A bright red bucket.
An example of a bucket is what you'd use to carry water from a faucet to a kiddie pool.
- a deep, round container with a flat bottom and a curved handle, used to hold or carry water, coal, etc.; pail
- the amount held by a bucketalso buck′et·ful·
- a thing like a bucket, as a scoop on a power shovel, any of the cups on a water wheel, or any of the curved vanes in the rotor of a turbine
- Slang the rump; buttocks
Origin of bucketMiddle English boket from Anglo-French buket, diminutive of Old English buc, pitcher, bulging vessel, origin, originally , belly from Indo-European an unverified form bhou-, variant, variety of base an unverified form bheu-: see big
- to carry, draw, or lift (water, etc.) in a bucket or buckets
- to speculate (with) dishonestly as in a bucket shop
- to ride (a horse) at a fast pace
- to move or drive rapidly or recklessly
kick the bucket
Origin of bucket< ? obs. bucket, beam on which a slaughtered pig was hung
- a. A cylindrical vessel used for holding or carrying liquids or solids; a pail.b. The amount that a bucket can hold: One bucket of paint will be enough for the ceiling.
- A unit of dry measure in the US Customary System equal to 2 pecks (17.6 liters).
- A receptacle on various machines, such as the scoop of a power shovel or the compartments on a water wheel, used to gather and convey material.
- Basketball A basket.
verbbuck·et·ed, buck·et·ing, buck·ets
- To hold, carry, or put in a bucket: bucket up water from a well.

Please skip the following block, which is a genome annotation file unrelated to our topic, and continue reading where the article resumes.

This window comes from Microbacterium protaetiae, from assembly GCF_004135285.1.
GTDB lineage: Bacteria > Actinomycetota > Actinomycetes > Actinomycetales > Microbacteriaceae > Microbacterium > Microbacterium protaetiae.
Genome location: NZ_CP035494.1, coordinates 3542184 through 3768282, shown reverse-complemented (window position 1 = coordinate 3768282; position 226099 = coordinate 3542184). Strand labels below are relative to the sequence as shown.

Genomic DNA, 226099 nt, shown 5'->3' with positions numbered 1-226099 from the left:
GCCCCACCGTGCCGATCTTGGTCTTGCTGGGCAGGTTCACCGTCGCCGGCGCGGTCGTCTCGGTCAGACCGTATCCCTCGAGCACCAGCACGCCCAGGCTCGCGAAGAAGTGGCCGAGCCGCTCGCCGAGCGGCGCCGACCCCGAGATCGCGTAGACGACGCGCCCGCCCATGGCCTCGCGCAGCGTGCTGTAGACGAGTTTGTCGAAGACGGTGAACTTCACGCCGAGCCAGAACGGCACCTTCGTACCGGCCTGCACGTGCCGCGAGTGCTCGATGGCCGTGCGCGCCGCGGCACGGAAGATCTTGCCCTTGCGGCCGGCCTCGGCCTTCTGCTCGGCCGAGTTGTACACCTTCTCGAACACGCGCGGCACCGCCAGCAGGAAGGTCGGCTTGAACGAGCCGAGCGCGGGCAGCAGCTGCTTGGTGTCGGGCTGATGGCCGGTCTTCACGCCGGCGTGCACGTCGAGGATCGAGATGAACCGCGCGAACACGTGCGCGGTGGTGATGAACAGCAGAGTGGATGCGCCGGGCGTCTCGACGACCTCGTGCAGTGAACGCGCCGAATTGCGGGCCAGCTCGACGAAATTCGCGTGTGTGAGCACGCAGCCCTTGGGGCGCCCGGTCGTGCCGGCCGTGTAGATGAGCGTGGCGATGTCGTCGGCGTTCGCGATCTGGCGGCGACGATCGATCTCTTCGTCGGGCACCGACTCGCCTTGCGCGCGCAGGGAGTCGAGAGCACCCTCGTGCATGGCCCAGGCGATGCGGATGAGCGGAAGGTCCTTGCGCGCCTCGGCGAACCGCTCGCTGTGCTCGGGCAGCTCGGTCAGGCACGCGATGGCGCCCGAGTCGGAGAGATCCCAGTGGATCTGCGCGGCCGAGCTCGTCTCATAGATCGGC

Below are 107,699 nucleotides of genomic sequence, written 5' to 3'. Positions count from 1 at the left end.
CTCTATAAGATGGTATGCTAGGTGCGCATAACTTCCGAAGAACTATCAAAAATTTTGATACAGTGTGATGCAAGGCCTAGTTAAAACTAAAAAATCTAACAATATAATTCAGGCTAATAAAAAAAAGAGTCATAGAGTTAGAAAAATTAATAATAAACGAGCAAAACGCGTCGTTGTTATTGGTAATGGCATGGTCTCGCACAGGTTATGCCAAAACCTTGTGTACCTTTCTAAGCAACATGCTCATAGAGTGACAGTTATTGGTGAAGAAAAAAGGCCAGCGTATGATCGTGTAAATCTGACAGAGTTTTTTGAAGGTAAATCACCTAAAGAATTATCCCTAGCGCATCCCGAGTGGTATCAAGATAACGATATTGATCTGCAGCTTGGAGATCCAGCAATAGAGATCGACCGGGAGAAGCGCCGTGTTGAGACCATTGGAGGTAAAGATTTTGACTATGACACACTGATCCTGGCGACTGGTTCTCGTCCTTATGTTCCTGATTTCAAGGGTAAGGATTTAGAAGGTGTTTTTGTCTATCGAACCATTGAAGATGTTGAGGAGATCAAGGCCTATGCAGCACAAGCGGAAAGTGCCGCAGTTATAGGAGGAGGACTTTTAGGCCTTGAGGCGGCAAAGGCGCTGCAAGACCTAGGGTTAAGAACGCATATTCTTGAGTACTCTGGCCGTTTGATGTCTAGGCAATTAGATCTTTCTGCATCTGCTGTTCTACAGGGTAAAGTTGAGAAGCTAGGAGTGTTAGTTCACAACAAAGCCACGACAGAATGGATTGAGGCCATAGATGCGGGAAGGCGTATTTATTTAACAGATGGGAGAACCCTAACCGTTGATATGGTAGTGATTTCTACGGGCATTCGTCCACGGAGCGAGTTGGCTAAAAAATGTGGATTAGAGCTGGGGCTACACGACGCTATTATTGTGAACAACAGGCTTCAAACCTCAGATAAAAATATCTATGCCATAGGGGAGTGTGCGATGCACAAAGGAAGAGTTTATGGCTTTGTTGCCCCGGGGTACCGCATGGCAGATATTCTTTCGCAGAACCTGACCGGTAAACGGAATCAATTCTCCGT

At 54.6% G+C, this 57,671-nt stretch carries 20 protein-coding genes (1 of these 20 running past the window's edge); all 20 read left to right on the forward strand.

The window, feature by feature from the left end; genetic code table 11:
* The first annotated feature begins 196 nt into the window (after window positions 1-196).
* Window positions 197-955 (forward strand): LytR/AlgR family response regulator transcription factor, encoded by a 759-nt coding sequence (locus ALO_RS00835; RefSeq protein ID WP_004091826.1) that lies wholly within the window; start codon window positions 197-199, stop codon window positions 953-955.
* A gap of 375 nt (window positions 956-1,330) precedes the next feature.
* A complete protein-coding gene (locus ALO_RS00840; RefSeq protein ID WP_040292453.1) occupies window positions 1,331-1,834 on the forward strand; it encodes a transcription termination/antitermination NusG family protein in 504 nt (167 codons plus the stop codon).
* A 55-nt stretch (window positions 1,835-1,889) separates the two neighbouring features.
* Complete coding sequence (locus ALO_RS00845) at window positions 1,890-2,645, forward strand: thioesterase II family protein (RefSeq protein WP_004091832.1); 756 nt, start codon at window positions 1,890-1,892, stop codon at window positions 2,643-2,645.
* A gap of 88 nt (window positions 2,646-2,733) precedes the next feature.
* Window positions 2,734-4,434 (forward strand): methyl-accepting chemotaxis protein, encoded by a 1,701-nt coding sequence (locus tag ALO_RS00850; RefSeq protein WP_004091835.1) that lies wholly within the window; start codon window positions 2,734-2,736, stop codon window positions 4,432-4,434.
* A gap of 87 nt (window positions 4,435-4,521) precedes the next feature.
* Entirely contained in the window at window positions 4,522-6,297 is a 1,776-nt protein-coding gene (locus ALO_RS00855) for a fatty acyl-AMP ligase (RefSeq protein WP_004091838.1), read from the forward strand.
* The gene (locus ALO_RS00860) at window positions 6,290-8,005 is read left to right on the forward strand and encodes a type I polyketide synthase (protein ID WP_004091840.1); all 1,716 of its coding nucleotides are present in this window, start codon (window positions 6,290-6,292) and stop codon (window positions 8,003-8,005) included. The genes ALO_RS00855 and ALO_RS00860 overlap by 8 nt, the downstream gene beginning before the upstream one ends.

- To ride (a horse) long and hard.
- To move or proceed rapidly and jerkily: bucketing over the unpaved lane.
- To make haste; hustle.
Origin of bucketMiddle English from Anglo-Norman buket from Frankish būk belly, hollow thing from Proto-Germanic būkaz ( also the source of German Bauch belly ) perhaps ultimately of imitative origin (suggesting the notion of inflation or distension)
- A container made of rigid material, often with a handle, used to carry liquids or small items.
- I need a bucket to carry the water from the well.
- The amount held in this container.
- The horse drank a whole bucket of water.
- Part of a piece of machinery that resembles a bucket.
- (slang) An old car that is not in good working order.
- (basketball, informal) The basket.
- The forward drove to the bucket.
- (basketball, informal) A field goal.
- We can't keep giving up easy buckets.
- (variation management) A mechanism for avoiding the allocation of targets in cases of mismanagement.
- (computing) A storage space in a hash table for every item sharing a particular key.
- (informal, chiefly plural) A large amount of liquid.
- It rained buckets yesterday.
- I was so nervous that I sweated buckets.
(third-person singular simple present buckets, present participle bucketing, simple past and past participle bucketed)
From Middle English boket, buket, partly from Anglo-Norman buket, buquet ‘tub, pail’ (compare Jersey boutchet, Guernsey bouquet), diminutive of buc ‘abdomen; object with a cavity’, from Vulgar Latin *būco (compare Occitan/Catalan buc, Italian buco, buca (“hole, gap”)), from Old Frankish *būk (“belly, stomach”), and partly from Old English bucc (“bucket, pitcher”) (mod. dialectal buck), both from Proto-Germanic *būkaz (“belly, stomach”), equivalent to bouk + -et. More at bouk.